About time we have a place for ourselves away from those whinging, depressed PhD students! :p (up)
Right on Cleverclogs!
I beginning to wonder if I was ever that depressed. It's truely amazing how time heals; the longer I stay away from my previous supervisor the happier I become.
Although I suspect that the fact I'm pulling in lovely pieces of eight once a month has something to do with it too. Also, I am no longer working in the scientific equivalent of a shed, which is nice.
Well, the biggest difference I've found is that it's a lot like what I remember real work to be like!
By that I mean, I am treated as an equal, my ideas are listened to and discussed in a rational manner, and I feel like I can make a difference in the work I do. Glad I stuck on in there with the Ph.D.
Best things about being a post doc: getting invited to give seminars at other universities; being treated as an equal by other staff members; getting travel expenses paid without having to beg and grovel; opportunities that I never had as a student e.g. contributing journalism to industry magazines; getting to work on something other than my PhD!
Worst things: having to try and write some publications from my thesis in my spare time because current employers not very sympathetic to that; loss of lovely shared student office and now in manky open-plan where nobody ever speaks, let alone offers to make the tea; a lot of pressure to be constantly looking for the next job (I'm only on a 1 year contract) and the next funding application.
I think the hardest thing for me has been that when I passed my viva I felt like the thesis was finished and never wanted to see it again. trying to publish from it now is like getting blood from a stone - I am just so bored of it all and can't muster much enthusiasm for it, even though I know that publications are essential to getting a longer term, better paid job.
I hate my post doc! I miss my friends and I miss the momentum I had towards the end of my PhD - things were rolling along great, publications were flying out and I was relatively happy and felt like I knew what I was doing/ talking about, Now I am in a different department (same uni) but it is worlds apart and I have changed fields drastically to a more molecular but also behavioural project - but I just don't have the same level of motivation for it. I don't want to read papers at night and on the weekends and I can't come up with amazing concepts and questions - and I am suffering because I am not putting my ALL in. I don't think this is the career for me -but really stuck as to what else I would do. I am sure I won't ever be a PI so, maybe I should give up now before I wreck my health.. ok, sorry to be so negative... having a bad day :-(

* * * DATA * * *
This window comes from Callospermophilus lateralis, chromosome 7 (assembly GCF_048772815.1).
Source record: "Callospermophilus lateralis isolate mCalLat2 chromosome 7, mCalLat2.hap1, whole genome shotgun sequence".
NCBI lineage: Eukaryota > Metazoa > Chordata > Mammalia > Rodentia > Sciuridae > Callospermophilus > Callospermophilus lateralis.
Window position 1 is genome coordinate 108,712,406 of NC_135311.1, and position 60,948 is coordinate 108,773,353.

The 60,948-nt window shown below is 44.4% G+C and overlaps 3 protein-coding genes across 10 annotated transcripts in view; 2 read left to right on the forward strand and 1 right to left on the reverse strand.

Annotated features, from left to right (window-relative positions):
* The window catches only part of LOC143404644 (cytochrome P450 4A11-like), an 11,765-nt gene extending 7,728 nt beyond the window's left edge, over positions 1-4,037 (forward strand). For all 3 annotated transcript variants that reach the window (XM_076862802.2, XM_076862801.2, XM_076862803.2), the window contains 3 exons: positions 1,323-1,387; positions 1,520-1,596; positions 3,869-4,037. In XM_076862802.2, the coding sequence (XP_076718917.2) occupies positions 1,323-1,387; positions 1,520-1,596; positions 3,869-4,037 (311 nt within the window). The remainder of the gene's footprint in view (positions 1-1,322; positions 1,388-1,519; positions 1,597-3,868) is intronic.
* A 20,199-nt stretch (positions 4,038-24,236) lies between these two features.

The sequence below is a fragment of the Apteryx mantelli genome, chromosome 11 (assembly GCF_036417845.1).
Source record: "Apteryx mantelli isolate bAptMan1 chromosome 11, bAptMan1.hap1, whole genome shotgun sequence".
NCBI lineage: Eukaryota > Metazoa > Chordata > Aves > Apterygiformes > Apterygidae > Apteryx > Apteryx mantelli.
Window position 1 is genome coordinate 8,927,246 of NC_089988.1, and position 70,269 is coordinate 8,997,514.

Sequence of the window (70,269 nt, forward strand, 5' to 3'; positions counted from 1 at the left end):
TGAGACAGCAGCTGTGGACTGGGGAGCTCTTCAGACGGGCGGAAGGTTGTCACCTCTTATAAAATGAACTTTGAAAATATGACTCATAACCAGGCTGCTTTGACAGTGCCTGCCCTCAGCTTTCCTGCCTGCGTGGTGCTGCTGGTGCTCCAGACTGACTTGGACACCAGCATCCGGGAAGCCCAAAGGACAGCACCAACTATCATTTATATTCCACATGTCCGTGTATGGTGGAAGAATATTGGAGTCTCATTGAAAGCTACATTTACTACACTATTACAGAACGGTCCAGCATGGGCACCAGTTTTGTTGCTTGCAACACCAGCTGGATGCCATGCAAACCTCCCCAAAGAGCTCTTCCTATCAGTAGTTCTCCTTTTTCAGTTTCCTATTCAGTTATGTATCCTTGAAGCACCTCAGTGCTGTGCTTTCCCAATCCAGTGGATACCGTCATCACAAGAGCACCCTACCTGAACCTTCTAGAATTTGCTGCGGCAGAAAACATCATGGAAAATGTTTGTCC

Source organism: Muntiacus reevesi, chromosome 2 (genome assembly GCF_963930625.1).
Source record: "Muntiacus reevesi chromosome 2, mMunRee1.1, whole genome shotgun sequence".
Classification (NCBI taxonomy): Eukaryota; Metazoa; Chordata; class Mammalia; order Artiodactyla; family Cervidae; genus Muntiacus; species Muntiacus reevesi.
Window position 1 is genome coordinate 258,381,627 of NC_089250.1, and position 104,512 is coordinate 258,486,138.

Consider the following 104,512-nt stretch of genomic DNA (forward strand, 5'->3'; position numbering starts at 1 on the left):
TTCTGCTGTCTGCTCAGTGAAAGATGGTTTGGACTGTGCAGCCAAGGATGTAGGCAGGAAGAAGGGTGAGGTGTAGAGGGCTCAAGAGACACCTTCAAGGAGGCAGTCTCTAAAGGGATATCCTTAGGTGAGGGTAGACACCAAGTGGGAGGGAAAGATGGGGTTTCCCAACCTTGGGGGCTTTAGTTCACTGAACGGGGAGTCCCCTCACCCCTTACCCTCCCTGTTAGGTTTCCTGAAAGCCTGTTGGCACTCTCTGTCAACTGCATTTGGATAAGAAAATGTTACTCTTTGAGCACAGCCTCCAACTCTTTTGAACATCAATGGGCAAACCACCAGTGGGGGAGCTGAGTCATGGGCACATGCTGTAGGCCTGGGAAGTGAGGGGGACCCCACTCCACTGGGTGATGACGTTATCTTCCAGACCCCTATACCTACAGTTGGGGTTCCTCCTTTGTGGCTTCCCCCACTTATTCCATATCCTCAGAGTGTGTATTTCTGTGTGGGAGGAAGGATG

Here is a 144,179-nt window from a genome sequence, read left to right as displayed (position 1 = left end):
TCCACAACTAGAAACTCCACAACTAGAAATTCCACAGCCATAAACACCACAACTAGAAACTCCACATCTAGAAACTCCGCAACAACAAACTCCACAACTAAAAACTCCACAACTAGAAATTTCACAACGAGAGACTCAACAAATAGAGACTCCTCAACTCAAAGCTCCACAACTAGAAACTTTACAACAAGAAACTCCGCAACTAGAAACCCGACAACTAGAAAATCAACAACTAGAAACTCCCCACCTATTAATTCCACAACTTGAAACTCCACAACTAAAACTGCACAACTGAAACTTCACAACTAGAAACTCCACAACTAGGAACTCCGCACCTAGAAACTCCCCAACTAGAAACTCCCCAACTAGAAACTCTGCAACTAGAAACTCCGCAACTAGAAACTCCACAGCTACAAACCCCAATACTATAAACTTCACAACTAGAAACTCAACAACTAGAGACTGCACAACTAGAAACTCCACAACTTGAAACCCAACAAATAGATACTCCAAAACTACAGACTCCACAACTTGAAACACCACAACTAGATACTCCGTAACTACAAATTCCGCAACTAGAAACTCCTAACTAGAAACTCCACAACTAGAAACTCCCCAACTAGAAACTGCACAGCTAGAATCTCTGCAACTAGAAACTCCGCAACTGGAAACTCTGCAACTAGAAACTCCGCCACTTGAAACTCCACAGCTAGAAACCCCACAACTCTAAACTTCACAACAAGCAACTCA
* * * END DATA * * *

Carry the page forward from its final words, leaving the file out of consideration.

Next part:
I've quite enjoyed my postdoc (ends this summer). It's kind of strange though when you don't have a supervisor any more. Sort of like riding a bike without stabilisers for the first time. And I feel like I'm neither one thing or another; no longer a student but not really a member of staff. I've enjoyed being able to follow up avenues that I couldn't in my PhD and got some publications out. And I got to go to some nice places for conferences.
I think the biggest shock though was finding out just how competitive the academic job market is, how overworked particularly the younger lecturers are, and how unbelievably rubbish and entitled a decent proportion of undergrad and postgrad students really are. How did I not notice that academia wasn't exactly stress-free when I was doing my PhD???? I suppose I just bought into the whole 'the PhD is the hardest thing you'll ever do' and 'academics have nice lives' myth without really thinking about it. I only hope I wasn't as much of a nightmare to supervise as some of the PhD students at this place clearly are...
Aw, Sneaks the feeling's mutual (kinda)! :p
I've been a postdoc for a few weeks now and the main difference is the paycheque -- haha! Ok so things are mostly the same, though I find I'm expected to take more initiative in getting things done. I don't miss my supervisors and sure as heck don't miss writing the thesis, but I do miss the leniency when things don't go to plan!
Pros: Better pay (than a PhD stipend I am talking), more autonomy, having more of a say in the way the lab is run, more conferences, chance to co-author with your own PhDers. Better desk and mini cubicle.
Cons: Far more stress, job insecurity (thank you to whoever thought of 3 year contracts!), late nights at the lab, having to cover for absent PI all the damn time, more responsibility, dealing with insecure PhDers who want their hands holding, having to sort out one instance of serious academic misconduct in my lab with little or no back up support,
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